• Jack Lord God

        Astonishingly bad try here but confirmation of low information voter status. Apparently it doesn’t occur to you that listing an effective tax rate really shows nothing, unless you compare effective tax rates to other countries.

        And, when we do, again the US is appallingly high.

        Nice try, but you really don’t have the skill set for this argument if simply listing the effective tax rate was all that occurred to you.

        • Eric Blair

          Well, the ETR reported by the GAO is significantly different than the rate reported by the Tax Foundation. I noted that the Tax Foundation only studied six industries, so I have to wonder if they’ve cherry picked their data? But there is a rather large discrepancy.
          But what do I know? In your opinion, I’m just a low information voter. I’m so confused. So many different numbers. Aaarrggghhh! Please, please, please would you explain it to me Jack? I know that I try your patience by constantly disagreeing with you. It’s obvious because you get all mean and snarky. But I blame myself. I wish I was as brilliant and smart and wise as you are, but I just don’t have it in me. Please help me, Jack. Please. If I keep on like this I’ll always be a liberal. Conservatives like you are the only truly smart people in the world.

  • unemotional

    This is only the direct taxation. Some estimates say the “hidden” taxes –the inflated price of goods and services due to passed-on fees, penalties, compliance measures, excise taxes, employee taxes, and other mandates imposed on the manufacturers, distributors, retailers and other providers– could be as much as 30% of the “sticker price.” For example the average cell phone bill includes a number of difficult-to-trace payments to government agencies. Texas even sued Sprint because the company listed a state tax as a line-item on its bill rather than hiding it from customers. Utah uses what they call a wireless “fee” to fund its poison control centers, but the levy is really a tax because the government service benefits the general public regardless of cell phone ownership or usage. Seven states (New York, Kentucky, Indiana, North Dakota, Pennsylvania, Rhode Island, and South Dakota) impose sales taxes on wireless customers as well as gross receipts taxes on wireless service providers. Both taxes are ultimately borne by customers.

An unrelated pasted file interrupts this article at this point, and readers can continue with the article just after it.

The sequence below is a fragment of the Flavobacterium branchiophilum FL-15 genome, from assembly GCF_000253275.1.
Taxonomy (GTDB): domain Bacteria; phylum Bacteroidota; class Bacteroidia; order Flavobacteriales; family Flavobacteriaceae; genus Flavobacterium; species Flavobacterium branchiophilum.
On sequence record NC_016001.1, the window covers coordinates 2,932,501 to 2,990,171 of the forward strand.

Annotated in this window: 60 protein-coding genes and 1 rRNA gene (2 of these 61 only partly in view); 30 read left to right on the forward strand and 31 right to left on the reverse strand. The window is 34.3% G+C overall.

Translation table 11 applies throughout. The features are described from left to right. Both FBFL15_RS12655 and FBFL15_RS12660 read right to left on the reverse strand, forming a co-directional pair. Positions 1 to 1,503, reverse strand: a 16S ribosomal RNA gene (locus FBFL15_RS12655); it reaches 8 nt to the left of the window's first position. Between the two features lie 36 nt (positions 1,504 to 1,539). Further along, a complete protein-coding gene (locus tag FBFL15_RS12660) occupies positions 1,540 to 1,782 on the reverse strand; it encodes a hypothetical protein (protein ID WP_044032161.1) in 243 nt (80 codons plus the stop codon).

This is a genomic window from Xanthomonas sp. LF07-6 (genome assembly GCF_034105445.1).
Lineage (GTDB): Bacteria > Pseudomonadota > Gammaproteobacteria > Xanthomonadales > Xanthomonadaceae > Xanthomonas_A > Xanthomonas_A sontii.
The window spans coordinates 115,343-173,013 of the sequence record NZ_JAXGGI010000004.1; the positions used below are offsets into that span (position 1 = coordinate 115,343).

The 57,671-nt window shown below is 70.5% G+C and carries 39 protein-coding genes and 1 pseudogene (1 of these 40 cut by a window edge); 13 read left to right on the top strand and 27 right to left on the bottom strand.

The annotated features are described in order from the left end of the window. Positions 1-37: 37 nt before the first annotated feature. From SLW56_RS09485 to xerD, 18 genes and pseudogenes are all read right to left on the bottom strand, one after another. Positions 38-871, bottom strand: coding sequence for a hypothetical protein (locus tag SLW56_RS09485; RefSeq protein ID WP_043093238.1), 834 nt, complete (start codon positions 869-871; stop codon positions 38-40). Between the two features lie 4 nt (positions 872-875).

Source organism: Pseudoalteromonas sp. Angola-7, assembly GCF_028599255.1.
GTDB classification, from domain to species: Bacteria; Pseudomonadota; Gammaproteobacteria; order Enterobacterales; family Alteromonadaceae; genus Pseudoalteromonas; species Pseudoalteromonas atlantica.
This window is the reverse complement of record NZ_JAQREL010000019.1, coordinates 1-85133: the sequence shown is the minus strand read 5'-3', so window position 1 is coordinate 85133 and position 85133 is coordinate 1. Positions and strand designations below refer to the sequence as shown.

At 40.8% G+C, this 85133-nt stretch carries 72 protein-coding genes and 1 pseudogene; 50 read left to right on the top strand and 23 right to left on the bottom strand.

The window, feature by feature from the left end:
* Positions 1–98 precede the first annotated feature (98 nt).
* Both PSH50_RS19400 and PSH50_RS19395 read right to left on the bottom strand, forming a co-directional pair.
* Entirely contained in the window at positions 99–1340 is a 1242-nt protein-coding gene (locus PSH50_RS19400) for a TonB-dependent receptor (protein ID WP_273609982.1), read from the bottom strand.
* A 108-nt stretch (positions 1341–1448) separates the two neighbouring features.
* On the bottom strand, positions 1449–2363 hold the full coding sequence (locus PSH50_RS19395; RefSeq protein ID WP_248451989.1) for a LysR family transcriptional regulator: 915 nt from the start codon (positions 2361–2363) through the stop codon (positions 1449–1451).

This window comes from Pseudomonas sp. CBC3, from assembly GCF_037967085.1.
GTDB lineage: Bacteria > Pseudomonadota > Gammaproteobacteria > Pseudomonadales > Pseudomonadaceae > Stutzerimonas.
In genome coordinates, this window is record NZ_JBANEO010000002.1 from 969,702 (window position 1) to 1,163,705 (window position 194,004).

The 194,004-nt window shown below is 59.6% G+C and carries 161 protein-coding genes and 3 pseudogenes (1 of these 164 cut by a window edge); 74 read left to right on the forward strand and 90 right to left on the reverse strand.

States charge insurance companies a tax on the insurance premiums they receive from customers in that state and, of course, the insured pays that too.

  • Bob Clark

    You know what an ideal relation with government would be for me? It would be a cap on aggregate government spending and taxation not to exceed 30% of total U.S economic output on a rolling ten year average basis. In good economic times (above one standard deviation in GDP growth), government would accumulate reserves. In bad economic times (below one standard deviation), these reserves would be tapped.

    With this spending and taxing regulator, government could levy broad based taxes any way it likes. The long lived tug a war between those wanting a dominate private sector economy and those wanting a dominate government sector economy would be laid to rest.

    Well anyway such is a dream.

  • Sally

    Of course people don’t know. The vast unwashed are stupid.
    I say let them pay!!!

  • Eric Blair

    I would like to take this opportunity to thank both gardenhomeboy and Dick Winningstad for engaging in a civil discourse. We disagree, but at least we can act like adults when we debate. I wish the same could be said for others on this site.

    • Wil Burton

      “”What difference at this point does it make, Sen~or?

      ‘Sides that kick, BHO and HRC swear and lie like rugs around the crock and/or whenever their distemper moots it.

      Civil discourse? Count on the Dems to ‘tale’ it their way – butt, the GOP, always off course, of course!
      Hiss Boom Blah, wail…

      A horse is a horse, of course,
      And no one can talk sense to a horse of course,
      That is, of course, the horse sounds like Eric Blair

      Go right to the source and ask the horse

      He’ll give the answer that you’ll endorse.

      He’s always on a steady course
      Talk to Mr. Blair.

      People yakkity -yak the street and waste your time of day.

      But Mr. Blair will never speak unless he has something to say

      A horse is a horse, of course, of course,

      And this one will talk until his voice is hoarse.

      You never heard of a talking horse?
      Well, at least one that doesn’t air like Seattle Slough at low tide.

      Well listen to this: Nuances are, He’s Mr. Blair.